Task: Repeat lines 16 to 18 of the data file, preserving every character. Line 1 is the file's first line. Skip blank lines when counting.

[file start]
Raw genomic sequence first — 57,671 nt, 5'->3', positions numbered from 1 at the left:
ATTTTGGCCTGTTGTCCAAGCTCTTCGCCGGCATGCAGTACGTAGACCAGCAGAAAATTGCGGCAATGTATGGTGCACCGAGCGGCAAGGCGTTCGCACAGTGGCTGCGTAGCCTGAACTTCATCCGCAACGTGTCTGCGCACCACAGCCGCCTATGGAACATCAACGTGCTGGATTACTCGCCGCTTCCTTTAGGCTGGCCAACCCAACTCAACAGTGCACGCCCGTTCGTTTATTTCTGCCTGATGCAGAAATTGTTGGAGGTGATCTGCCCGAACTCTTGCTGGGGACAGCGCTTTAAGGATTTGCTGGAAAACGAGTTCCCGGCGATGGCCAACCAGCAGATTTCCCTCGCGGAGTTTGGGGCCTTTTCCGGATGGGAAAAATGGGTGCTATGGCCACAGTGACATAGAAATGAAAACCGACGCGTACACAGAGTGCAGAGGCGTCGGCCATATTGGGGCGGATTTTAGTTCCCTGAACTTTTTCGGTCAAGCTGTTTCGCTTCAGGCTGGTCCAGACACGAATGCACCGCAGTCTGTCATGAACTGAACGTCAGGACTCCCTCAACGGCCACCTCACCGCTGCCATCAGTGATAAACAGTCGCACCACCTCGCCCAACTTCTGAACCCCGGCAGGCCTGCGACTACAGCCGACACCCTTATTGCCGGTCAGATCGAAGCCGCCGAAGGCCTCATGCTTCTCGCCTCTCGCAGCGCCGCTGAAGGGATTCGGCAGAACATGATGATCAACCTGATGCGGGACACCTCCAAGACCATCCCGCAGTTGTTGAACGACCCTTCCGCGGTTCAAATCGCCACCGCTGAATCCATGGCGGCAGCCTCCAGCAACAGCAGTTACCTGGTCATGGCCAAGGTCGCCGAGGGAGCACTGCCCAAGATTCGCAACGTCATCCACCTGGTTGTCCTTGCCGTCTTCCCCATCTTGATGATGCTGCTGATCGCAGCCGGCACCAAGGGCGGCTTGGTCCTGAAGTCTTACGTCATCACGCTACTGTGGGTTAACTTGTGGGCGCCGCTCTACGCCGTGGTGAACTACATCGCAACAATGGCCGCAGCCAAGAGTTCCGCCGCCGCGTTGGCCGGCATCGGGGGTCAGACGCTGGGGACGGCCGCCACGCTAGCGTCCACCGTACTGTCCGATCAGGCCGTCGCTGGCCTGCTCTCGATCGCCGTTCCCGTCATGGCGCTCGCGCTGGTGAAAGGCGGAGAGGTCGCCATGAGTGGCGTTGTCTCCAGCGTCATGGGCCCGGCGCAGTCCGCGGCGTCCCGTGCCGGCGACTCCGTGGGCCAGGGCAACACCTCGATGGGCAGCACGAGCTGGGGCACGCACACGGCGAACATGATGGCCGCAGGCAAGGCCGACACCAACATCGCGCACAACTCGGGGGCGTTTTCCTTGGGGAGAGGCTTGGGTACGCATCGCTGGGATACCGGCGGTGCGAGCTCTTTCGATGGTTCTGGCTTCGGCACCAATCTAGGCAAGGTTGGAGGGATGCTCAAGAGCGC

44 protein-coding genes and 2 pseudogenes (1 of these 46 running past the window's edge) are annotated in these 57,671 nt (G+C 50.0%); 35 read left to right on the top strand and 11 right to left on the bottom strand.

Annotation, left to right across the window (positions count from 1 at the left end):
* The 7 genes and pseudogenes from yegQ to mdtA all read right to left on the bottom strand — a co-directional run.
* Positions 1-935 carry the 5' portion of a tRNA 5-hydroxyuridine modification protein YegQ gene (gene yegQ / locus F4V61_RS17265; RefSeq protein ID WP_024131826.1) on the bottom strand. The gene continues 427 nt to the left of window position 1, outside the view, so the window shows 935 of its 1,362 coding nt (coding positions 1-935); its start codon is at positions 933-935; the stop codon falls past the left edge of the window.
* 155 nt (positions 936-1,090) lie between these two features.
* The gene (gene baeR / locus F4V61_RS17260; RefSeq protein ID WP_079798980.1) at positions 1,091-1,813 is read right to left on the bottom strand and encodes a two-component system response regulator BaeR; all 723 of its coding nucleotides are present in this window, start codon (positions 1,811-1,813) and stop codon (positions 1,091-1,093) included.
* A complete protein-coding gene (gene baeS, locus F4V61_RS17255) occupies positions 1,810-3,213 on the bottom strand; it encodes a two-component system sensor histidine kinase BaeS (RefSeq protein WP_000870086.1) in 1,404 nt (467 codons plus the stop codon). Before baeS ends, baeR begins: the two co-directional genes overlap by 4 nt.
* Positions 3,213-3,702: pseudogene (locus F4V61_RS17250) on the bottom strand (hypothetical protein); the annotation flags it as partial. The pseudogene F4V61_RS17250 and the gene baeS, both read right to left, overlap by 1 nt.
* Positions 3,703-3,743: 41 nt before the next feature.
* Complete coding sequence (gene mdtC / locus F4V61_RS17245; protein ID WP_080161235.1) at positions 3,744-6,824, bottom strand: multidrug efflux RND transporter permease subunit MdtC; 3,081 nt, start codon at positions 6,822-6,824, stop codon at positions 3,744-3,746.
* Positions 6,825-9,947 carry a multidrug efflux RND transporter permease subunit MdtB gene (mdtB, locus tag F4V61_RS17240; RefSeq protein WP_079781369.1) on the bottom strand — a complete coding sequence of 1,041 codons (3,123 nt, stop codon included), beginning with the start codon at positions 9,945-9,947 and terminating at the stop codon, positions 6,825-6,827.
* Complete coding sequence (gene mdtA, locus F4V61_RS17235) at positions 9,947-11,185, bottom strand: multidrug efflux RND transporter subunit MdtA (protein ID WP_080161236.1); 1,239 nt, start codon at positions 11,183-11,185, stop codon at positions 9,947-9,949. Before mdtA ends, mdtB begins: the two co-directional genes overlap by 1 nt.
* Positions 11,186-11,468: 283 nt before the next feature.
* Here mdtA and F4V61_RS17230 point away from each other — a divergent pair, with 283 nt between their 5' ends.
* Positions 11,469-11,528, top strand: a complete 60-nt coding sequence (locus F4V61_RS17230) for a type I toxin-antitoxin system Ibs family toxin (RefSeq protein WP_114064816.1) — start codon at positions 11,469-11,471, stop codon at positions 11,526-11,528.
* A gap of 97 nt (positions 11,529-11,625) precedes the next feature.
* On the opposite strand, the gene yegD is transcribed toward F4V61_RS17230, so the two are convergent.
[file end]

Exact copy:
* Here mdtA and F4V61_RS17230 point away from each other — a divergent pair, with 283 nt between their 5' ends.
* Positions 11,469-11,528, top strand: a complete 60-nt coding sequence (locus F4V61_RS17230) for a type I toxin-antitoxin system Ibs family toxin (RefSeq protein WP_114064816.1) — start codon at positions 11,469-11,471, stop codon at positions 11,526-11,528.
* A gap of 97 nt (positions 11,529-11,625) precedes the next feature.